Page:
A Grammar of the Hindūstānī Or Urdū Language

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W.H. Allen, 1892 - Urdu language - 399 pages

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Page 1 - Most of the letters have four forms in writing, depending on whether they occur at the beginning, in the middle, or at the end of a word or whether they stand separately.
Page 394 - To find the Christian year corresponding to that of the Hijra, apply the following rule : — From the given number of Musalman years deduct three per cent., and to the remainder add the number 621-54; the sum is the period of the Christian era at which the given current Musalman year ends. This rule is founded on the fact that 100 lunar years ore very nearly equal to 97 solar years, the difference being about eighteen days only.
Page 6 - Alusalman, it is pronounced like d: . c has a strong guttural sound, pronounced by a smart compression of the upper part of the wind-pipe, and forcible emission of the breath.
Page 101 - the complete or entire plural,' because all the vowels and consonants of the singular are retained in it The other, which has various forms, is called j-JZj^^-janfS taksir, * the broken plural,' because it is more or less altered from the singular by the addition or elision of consonants, or the change of vowels. 121. The complete, or regular plural of masculine nouns is formed by adding to the singular the termination ^~ Una ; eg ^/?l- Kuziriina, from y?\-
Page 341 - Mood, is also used in propositions, both leading and subordinate, which deal with/ae&, whether actual or assumed for the purpose of argument; in other words, it occurs in the Indicative Mood. The Aorist does not in itself express any idea of time ; it merely indicates a begun, incomplete, enduring existence • either in present or future time. Hence it has the signification of the English Present, as well as that of the Future Indefinite', eg - 'God knows.
Page 279 - This signification is then transferred to the relation subsisting between any two things, the one of which is regarded as the place in which the other is, or happens, or into which it goes or is put : as Jlc < ^>\pr
Page 394 - The Musalmans reckon by lunar time, their era called the IKjra commencing from the day on which Mohammad retreated from Mekka to Medina ; which, according to the best accounts, took place on Friday, the 16th of July (18th new style), AD 622. Their year consists of 12 lunations, amounting to 354 days and 9 hours, very nearly ; and hence their New Year's Day will happen every year about eleven days earlier than in the preceding year.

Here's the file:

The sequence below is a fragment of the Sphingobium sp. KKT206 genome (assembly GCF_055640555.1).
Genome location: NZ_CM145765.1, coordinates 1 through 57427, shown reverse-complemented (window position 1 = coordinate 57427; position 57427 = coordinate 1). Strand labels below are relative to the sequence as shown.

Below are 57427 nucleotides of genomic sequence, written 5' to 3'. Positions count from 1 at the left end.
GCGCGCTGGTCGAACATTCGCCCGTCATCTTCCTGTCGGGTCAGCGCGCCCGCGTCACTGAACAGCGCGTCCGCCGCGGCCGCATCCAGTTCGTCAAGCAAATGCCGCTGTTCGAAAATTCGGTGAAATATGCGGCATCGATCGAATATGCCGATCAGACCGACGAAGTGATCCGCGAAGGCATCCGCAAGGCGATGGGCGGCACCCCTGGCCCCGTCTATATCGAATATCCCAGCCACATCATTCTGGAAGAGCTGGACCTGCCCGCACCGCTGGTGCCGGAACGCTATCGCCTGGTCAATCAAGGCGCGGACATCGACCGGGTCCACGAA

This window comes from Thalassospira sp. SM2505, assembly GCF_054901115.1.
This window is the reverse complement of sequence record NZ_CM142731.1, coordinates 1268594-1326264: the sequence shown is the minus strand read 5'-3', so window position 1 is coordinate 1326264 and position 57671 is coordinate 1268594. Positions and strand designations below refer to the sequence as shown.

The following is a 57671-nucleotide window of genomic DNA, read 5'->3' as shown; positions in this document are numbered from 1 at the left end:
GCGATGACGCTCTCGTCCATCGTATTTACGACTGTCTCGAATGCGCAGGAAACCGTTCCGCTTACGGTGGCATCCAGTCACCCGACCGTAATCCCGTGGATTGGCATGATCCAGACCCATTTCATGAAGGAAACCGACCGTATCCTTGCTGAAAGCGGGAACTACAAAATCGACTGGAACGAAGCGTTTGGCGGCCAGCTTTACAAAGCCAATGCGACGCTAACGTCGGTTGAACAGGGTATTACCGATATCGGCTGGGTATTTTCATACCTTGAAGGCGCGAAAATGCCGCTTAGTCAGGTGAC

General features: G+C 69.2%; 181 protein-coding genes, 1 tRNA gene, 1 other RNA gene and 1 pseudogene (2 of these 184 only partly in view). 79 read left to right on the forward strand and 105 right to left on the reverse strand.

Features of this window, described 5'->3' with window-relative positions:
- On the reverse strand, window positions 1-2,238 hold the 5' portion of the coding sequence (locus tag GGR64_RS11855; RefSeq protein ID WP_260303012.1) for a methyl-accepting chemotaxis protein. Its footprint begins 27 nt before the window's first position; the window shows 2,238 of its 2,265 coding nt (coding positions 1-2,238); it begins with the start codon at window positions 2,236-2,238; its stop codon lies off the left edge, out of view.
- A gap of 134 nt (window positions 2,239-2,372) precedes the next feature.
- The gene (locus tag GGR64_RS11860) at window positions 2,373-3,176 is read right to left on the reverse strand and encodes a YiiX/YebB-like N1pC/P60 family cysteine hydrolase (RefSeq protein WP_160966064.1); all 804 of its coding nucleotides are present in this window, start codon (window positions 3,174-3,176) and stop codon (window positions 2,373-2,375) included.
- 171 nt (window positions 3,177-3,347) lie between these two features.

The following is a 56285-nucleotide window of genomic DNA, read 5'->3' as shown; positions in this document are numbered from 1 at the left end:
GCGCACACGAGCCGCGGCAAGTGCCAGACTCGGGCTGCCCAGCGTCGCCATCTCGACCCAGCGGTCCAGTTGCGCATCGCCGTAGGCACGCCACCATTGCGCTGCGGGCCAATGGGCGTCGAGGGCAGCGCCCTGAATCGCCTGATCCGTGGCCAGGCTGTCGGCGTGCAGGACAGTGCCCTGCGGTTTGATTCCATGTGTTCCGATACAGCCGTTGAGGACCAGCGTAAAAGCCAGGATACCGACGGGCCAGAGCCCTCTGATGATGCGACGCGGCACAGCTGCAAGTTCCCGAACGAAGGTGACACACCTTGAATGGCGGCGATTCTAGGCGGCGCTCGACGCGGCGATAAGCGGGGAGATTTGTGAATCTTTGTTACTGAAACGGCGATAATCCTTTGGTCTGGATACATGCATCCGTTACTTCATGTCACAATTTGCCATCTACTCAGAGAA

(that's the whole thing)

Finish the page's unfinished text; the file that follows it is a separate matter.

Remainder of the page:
Page 237 - U*- what are the causes of this progress ? ' 290. If two or more subjects of different persons have a common predicate, the subjects are arranged in the order of the persons, beginning with the first, and the predicate is put in the first person plural if one of the subjects is of this person, and in the second person plural if the subjects are of the second and third persons : eg let me and you run* (lit.
Page 7 - J , * are exactly equivalent to the English I, m. ^ has three distinct sounds : it has the sound of the English n in not — 1) When it occurs at the beginning of a word or syllable, as \j ndm ; 2) at the end of a word or syllable, when preceded by a short vowel, as ^ Ian ; 3) in all Arabic words in which it' is not immediately followed by >__> b.
Page 93 - In the sixth form the idea of effort or attempt becomes reflexive : eg JftUf? tajahul, ' feigning ignorance.' •i'^ The fifth form (J-*Ju) is the reflexive of the second; but it is more commonly used with the effective signification, implying that an act is done to a person, or a state produced in him, whether caused by another or by himself: eg *1& 'ilm, ' knowledge,' *^*i ta'lim, ' teaching,' JJti ta'allum, ' becoming learned.' The idea of mtcnsivtneis (which is often found in the second form)...

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